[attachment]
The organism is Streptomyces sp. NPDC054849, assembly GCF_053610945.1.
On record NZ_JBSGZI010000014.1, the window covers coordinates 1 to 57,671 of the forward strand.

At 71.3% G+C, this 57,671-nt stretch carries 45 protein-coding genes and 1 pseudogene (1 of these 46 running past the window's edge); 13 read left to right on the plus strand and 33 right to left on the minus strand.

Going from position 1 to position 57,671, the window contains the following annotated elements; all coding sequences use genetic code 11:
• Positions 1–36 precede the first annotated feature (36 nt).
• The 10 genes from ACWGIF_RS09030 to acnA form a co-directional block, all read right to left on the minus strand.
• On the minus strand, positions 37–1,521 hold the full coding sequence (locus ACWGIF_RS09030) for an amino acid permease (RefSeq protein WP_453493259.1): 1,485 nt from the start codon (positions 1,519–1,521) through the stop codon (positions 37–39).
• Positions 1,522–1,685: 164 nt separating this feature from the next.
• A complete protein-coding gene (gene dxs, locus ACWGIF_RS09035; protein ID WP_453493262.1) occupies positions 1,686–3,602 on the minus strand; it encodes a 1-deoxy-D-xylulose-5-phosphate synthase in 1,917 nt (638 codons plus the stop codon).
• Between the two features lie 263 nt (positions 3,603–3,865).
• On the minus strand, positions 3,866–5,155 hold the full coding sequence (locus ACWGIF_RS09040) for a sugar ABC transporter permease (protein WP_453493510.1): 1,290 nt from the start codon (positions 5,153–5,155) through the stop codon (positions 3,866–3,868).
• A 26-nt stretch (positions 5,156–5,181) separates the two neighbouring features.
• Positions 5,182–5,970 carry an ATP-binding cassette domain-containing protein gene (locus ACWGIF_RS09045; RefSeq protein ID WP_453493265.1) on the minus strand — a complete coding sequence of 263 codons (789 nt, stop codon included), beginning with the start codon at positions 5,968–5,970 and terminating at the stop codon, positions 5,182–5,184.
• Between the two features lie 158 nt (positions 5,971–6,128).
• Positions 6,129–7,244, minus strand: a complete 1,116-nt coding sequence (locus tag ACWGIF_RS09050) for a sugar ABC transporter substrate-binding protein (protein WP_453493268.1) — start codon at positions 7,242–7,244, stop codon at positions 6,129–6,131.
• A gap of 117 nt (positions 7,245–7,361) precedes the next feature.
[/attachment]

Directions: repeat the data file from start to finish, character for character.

The organism is Streptomyces sp. NPDC054849, assembly GCF_053610945.1.
On record NZ_JBSGZI010000014.1, the window covers coordinates 1 to 57,671 of the forward strand.

At 71.3% G+C, this 57,671-nt stretch carries 45 protein-coding genes and 1 pseudogene (1 of these 46 running past the window's edge); 13 read left to right on the plus strand and 33 right to left on the minus strand.

Going from position 1 to position 57,671, the window contains the following annotated elements; all coding sequences use genetic code 11:
• Positions 1–36 precede the first annotated feature (36 nt).
• The 10 genes from ACWGIF_RS09030 to acnA form a co-directional block, all read right to left on the minus strand.
• On the minus strand, positions 37–1,521 hold the full coding sequence (locus ACWGIF_RS09030) for an amino acid permease (RefSeq protein WP_453493259.1): 1,485 nt from the start codon (positions 1,519–1,521) through the stop codon (positions 37–39).
• Positions 1,522–1,685: 164 nt separating this feature from the next.
• A complete protein-coding gene (gene dxs, locus ACWGIF_RS09035; protein ID WP_453493262.1) occupies positions 1,686–3,602 on the minus strand; it encodes a 1-deoxy-D-xylulose-5-phosphate synthase in 1,917 nt (638 codons plus the stop codon).
• Between the two features lie 263 nt (positions 3,603–3,865).
• On the minus strand, positions 3,866–5,155 hold the full coding sequence (locus ACWGIF_RS09040) for a sugar ABC transporter permease (protein WP_453493510.1): 1,290 nt from the start codon (positions 5,153–5,155) through the stop codon (positions 3,866–3,868).
• A 26-nt stretch (positions 5,156–5,181) separates the two neighbouring features.
• Positions 5,182–5,970 carry an ATP-binding cassette domain-containing protein gene (locus ACWGIF_RS09045; RefSeq protein ID WP_453493265.1) on the minus strand — a complete coding sequence of 263 codons (789 nt, stop codon included), beginning with the start codon at positions 5,968–5,970 and terminating at the stop codon, positions 5,182–5,184.
• Between the two features lie 158 nt (positions 5,971–6,128).
• Positions 6,129–7,244, minus strand: a complete 1,116-nt coding sequence (locus tag ACWGIF_RS09050) for a sugar ABC transporter substrate-binding protein (protein WP_453493268.1) — start codon at positions 7,242–7,244, stop codon at positions 6,129–6,131.
• A gap of 117 nt (positions 7,245–7,361) precedes the next feature.